Showing Up

Showing Up

I recently posted a photograph of an art piece I’ve been working on in the studio on my Instagram feed (@norahlevineart ).  In that post I commented on the concept of showing up.

I’ve been thinking about what “showing up” for myself means as an artist. Here are some examples:

Gaze 40"x40" 2017  Longhorn with blues and browns. Bees wax, resin, pigments on birch panel.

Gaze 40"x40" 2017

Longhorn with blues and browns. Bees wax, resin, pigments on birch panel.

Literally Showing Up

Excuses aside, I’ve been doing everything I can to make the decision to show up for myself. As a freelance artist and photographer, I am required to be self-motivated and make decisions everyday about how to best spend my time. Within each day I have about a million and one choices about what to do next. Billing, marketing, social media, networking, editing, the list goes on. The freedom of being a freelancer is priceless, but with freedom comes responsibility, right?

Literally showing up means saying “no” to lots of other things that take my attention and saying “yes” to just being in the studio and showing up for my art. Often times showing up is the hardest part and once I get rolling in the studio, there is much more ease. Even if I don’t end up creating anything incredible, I feel good knowing I showed up and put in some time.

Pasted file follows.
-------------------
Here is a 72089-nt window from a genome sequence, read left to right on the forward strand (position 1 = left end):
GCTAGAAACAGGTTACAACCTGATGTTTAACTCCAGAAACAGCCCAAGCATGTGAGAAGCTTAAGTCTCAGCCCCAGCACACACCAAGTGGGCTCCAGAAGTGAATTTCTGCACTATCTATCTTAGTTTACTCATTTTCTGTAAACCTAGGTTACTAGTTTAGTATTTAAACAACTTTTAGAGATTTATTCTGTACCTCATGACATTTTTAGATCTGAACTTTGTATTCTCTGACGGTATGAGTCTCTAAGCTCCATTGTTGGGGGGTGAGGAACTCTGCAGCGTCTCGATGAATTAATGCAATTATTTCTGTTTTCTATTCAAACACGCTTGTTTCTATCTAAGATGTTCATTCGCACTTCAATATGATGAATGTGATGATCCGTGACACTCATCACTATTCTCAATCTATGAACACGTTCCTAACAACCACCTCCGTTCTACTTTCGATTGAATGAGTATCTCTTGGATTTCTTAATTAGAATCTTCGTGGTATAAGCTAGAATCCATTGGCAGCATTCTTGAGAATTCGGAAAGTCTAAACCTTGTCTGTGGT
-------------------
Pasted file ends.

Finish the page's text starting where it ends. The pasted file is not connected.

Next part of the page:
Showing Up for Future Me

You may have noticed (eh hem) that I started this Creative Journey blog a LONG time ago and kind of dropped the ball on keeping up with it. I feel like I have had a good excuse, part of which that I was asked to create larger-scale art pieces for display and sale in a gorgeous restaurant (Radish & Rye) in Santa Fe, New Mexico.

Before creating the pieces for this purpose I had made just a couple of pieces larger than 10”x10.”  Being offered an opportunity to create work larger than I felt at the time I was “ready” to make felt overwhelming but also exciting. I wanted to step into this challenge and so I made the decision to show up for the artist I wanted to be–the future me.

This project took a lot of my time and energy for a bit of time. Working larger brought on many new challenges, but also some new creative freedom. I loved the physicality of working larger. Taking up space and spreading out felt good I had a lovely reception in June of this year at the restaurant and felt extremely fulfilled. I’m feeling grateful to have sold several pieces. I really feel like showing up for the “future me” was a big part of this success.

Standing Up for Myself

I’m learning that sometimes the “power-through Norah” needs to be told to take a seat.

Part of me showing and showing up for myself means giving myself a break when I truly need it. Creativity can’t be turned on and off like a light. Of course there are times wherein showing up even when I don’t feel like it can be very effective, but there are other times when showing up means stepping back. Spending time outdoors, practicing yoga, or spending time with friends can often help me recharge. Standing up for myself means taking care of how I spend my time creating, but it also means standing up for when I need to back off.